Long-run historical and ecological determinants of economic development mediated by the cultural evolution of effective institutions
Adam Flitton and
Thomas E. Currie
No cy4fd, SocArXiv from Center for Open Science
A huge number of hypotheses have been put forward to explain the substantial diversity in economic development. There is growing appreciation that cultural evolutionary processes may have played an important role in this emergence of this diversity. Historical factors such as the length of time societies have had experience with centralized political governance, or how long they have employed agricultural subsistence strategies have been presented as explanatory factors that have contributed to present-day economic performance. However, it is not clear whether duration of agriculture and ancestral statehood have exerted a direct effect on modern productivity, or whether they influence economies indirectly by shaping the evolution of norms or formal institutions. Here we use structural equation modelling and a global nation-level dataset to test between hypotheses involving a range of direct and indirect pathways. We show that the historical timing of agriculture predicts the timing of the emergence of statehood, which in turn affects economic development indirectly through its effect on institutions. Ecological factors appear to affect economic performance indirectly through their historical effects on the development of agriculture and by shaping patterns of European colonization. These results support the idea that cultural evolutionary processes have been important in creating effective institutions that enable large-scale cooperation and economic growth in present-day societies.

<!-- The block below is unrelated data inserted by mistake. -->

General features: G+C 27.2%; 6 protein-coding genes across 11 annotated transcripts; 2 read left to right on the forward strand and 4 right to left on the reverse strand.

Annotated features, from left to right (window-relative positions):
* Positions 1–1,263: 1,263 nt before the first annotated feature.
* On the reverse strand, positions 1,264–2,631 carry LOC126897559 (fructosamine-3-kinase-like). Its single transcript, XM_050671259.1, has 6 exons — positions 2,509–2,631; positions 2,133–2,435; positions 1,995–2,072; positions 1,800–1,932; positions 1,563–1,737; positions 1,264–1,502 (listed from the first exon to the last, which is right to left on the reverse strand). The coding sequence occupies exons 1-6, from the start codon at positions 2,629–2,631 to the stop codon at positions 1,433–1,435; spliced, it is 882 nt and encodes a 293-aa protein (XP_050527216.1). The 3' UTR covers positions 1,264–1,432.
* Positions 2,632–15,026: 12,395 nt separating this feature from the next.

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Persistent link: https://EconPapers.repec.org/RePEc:osf:socarx:cy4fd
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